Uncle!

Okay, Mary, since you asked… 😉

My blogland friend Mary is hosting a giveaway and wants to know how did you learn to sew/quilt.  My story’s not exciting, but here goes.

My mother, bless her sweet lil’ pea-pickin’ heart, tried mightily to get me interested in the sewing arts when I was younger.  I can still remember sitting at the machine sewing a seam for a doll-baby blanket and thinking what a waste of time it all was.  Mom learned from her mother, my Nana, a woman who made Mom’s wedding dress from her own pattern.  Pictures from back in the day, show Mom and her siblings decked out in fashions made by my Nana’s hand…and I do mean DECKED OUT.  If I remember correctly, Mom said Nana even sewed underpants…now that’s a Mom, y’all!

Mom sewed all my clothes which embarrassed me to no end, ungrateful wretch that I was and which embarrasses me now because I know how much time and love she put into it without any thanks from me.  She also made oodles of Barbie clothes (which she swore she’d never do again.  Frankly, I think that’s when she picked up her penchant for the occasional curse word…all those damn snaps!  Just sayin’).  I was having none of it.  A tomboy through and through, I preferred mud, climbing trees and generally just being a grubby little girl…much like my daughter today.

Mom was big into sewing, macrame (hello 1970s!), fabric painting and ceramics when I was growing up.  Later came the cross stitch which she learned from my other grandmother, Ruth and quilting into which she was dragged kicking and screaming by my Aunt Doris.  Trust me, she didn’t fight hard. 

Not I.

Fast forward to 2004 and I was pregnant with Co-Defendant #2.  An avid scrapbooker, I’d somehow acquired a tiny collection of fat quarters I was using to (gasp!) cover mini-photo albums.  I asked Mom what they were really for and she gave me that deer in the headlights look (mind you, I was hyped up on pregnancy hormones and really not the nicest chick to be around.  She had reason to be scared).  She claims she took her life into her own hands to teach me how to quilt what with all those sharp cutting implements laying about.  Whatever!  By the time #2 arrived, I’d completed two quilts.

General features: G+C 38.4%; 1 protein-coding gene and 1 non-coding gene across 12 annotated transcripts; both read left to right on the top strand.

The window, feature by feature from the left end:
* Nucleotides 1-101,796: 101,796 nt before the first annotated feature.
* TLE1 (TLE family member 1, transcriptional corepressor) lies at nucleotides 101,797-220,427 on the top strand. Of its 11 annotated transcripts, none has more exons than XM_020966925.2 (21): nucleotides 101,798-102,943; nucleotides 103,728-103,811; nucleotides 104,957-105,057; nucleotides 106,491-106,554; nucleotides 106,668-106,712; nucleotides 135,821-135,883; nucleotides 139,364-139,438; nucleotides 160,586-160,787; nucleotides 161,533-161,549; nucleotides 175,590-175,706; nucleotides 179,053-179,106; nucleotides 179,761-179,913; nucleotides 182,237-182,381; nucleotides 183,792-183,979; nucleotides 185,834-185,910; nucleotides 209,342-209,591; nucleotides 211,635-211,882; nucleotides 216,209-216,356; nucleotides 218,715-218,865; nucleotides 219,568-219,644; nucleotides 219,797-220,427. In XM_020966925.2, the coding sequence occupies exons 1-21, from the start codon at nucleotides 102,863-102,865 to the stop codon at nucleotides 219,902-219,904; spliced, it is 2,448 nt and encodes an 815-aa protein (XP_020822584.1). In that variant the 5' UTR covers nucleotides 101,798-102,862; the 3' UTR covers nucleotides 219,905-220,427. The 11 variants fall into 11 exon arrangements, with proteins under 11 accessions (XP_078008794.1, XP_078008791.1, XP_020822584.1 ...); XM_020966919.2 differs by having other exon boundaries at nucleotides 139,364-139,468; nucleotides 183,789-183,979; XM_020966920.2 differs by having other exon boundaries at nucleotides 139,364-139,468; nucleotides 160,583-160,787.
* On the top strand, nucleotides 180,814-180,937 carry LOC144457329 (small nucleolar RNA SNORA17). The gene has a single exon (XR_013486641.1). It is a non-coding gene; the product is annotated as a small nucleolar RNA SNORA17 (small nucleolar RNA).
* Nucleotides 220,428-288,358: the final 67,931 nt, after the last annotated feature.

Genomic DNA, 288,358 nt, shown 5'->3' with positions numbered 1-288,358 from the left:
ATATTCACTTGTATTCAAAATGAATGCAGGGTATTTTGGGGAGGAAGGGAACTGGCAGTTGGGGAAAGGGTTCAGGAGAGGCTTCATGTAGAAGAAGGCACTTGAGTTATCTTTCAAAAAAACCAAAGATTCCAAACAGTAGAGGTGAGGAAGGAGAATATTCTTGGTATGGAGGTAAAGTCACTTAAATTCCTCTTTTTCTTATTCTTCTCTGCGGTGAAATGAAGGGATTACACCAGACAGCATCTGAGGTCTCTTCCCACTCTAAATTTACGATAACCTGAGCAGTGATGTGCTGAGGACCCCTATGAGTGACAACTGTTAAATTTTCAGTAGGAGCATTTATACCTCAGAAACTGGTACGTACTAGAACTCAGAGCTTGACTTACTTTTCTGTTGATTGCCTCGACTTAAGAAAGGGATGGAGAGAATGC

The one above is the original fat-quarter quilt.  I will not show you close-ups!!  I didn’t know you were supposed to extend the batting all the way to the edge so the binding is a little…flimsy, shall we say and I had yet to learn the fine art of mitering corners.  I must give a shout-out to my supervisor, The Divine Miss Deborah, for teaching me how to do impossibly small, almost invisible stitches when sewing down the binding.  My stitches freakin’ rock!  No ‘toenail catchers’ for me, no sir!

I fussy cut the blocks for the quilt above (I just didn’t know I was ‘fussy cutting’ at the time).  Each block has a Beatitude printed on it.  I sat at the machine until my feet swelled like Polish sausages.  No one can say I wasn’t dedicated to my new craft!

I do not sew clothing.  Let me repeat that: I DO NOT SEW CLOTHING!  I’ve made exactly one pair of pajama pants and swear I was on the verge of going postal.  Never again, I tell you!!

As time’s gone on, I’ve learned that quilting ‘rules’ really aren’t rules per se…they’re more like guidelines.  If my points aren’t perfect or the seam’s a little wonky, so be it…I’m not pickin’ that puppy out.  I’ve heard the Amish deliberately make a mistake in all their quilts because only God is perfect.  If that’s their intention, then mine are all Amish quilts because I make tons of mistakes in mine.  Perhaps my quilting is a reflection of the way I view life…a little wonky, a little crazy, but mine all mine.

Mom made it through those first treacherous weeks to teach me a craft she’d come to love and I’ll be forever grateful.  Occasionally, she’ll give me ‘the eye’ when she spies what I’m working on, but she doesn’t say anything.  I assume it’s because of the rotary cutter I’m wielding and she’s not taking any chances.

Happy quilting, y’all!

And happy, happy news for Mary!!

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2 thoughts on “Uncle!

  1. Cute, Stephanie. Real cute!I hold a new sense of admiration for your brave mother. My mom and I were both provervial tom-boys ourselves. Probably part of what made the entire transfer of domestic skills such a war. She hated doing them and was more than willing to push them off to me. I hated them but hated not doing something right more.I am glad your mom risked life and limb with you. Her efforts have paid off.Thanks for linking up!

  2. You mean there is hope that my daughter might some day want me to teach her to quilt? So far she has said she totally respects me for dealing with the machine that she cannot master. (Middle school home-ec). And since I make them why should she. But maybe some day. Anyway, thanks for sharing, cute story!

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